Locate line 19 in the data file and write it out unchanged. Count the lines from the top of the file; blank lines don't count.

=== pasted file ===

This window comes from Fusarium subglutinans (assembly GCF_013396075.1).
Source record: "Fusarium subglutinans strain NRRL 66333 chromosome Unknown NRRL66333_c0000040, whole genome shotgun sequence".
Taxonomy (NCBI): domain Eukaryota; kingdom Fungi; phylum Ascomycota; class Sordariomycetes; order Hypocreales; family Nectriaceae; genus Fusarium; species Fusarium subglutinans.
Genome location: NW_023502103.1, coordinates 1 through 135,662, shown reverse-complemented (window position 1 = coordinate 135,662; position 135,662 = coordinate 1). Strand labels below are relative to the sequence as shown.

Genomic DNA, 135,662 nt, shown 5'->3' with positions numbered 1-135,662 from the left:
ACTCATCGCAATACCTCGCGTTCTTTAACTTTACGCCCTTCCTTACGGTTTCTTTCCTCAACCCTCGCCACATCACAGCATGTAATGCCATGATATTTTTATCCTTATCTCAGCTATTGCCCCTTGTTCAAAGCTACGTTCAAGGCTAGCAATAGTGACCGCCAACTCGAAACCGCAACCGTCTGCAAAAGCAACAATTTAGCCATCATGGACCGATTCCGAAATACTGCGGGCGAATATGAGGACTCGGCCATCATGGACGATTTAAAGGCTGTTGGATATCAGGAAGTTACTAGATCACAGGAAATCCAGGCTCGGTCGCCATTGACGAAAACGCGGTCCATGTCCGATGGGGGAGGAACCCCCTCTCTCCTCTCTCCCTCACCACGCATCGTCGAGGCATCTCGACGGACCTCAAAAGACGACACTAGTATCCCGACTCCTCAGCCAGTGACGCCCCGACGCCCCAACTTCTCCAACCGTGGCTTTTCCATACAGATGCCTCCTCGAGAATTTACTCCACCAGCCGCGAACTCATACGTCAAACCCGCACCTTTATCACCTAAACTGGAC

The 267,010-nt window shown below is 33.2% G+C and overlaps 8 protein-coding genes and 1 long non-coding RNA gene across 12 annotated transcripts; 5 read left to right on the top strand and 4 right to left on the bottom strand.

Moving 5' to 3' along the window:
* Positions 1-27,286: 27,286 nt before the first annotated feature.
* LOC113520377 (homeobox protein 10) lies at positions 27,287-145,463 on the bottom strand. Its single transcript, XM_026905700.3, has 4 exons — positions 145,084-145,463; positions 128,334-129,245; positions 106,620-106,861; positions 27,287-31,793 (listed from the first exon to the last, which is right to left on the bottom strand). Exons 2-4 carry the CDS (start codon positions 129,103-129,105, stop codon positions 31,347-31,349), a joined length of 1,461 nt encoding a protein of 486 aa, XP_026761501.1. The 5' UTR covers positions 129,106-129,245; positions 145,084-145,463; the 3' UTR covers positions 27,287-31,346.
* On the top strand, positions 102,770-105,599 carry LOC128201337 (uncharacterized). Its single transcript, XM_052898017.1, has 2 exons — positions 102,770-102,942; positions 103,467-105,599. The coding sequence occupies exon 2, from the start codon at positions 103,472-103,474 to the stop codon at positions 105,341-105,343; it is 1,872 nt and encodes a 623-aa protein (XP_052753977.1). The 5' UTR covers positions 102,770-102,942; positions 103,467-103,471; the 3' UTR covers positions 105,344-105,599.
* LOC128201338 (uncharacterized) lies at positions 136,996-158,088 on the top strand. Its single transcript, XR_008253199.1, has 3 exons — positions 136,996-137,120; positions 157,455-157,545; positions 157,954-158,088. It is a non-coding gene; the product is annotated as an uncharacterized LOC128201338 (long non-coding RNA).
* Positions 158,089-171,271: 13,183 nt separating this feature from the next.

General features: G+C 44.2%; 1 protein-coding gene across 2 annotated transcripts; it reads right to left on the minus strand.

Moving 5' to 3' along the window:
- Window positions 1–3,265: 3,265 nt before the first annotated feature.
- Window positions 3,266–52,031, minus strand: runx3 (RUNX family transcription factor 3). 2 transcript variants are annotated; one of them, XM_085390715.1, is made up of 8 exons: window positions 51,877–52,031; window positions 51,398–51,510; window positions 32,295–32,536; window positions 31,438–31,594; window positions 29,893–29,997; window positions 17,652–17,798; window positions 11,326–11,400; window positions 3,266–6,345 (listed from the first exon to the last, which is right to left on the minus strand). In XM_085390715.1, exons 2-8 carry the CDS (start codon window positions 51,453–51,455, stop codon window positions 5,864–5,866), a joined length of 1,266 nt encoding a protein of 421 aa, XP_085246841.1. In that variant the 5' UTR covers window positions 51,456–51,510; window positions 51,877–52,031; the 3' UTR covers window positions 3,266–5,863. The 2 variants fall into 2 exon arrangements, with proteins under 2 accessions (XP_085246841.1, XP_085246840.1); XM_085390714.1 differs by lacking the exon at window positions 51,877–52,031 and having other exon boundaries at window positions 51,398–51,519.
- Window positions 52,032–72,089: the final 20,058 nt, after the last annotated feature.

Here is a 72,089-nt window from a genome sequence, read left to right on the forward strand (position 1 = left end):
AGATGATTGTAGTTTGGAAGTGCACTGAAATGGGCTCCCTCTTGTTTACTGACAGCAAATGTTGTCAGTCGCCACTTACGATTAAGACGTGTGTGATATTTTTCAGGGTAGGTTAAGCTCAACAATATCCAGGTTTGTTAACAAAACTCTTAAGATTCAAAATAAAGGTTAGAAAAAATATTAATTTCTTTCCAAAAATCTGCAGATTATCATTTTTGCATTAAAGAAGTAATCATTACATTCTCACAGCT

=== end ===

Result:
Here is a 72,089-nt window from a genome sequence, read left to right on the forward strand (position 1 = left end):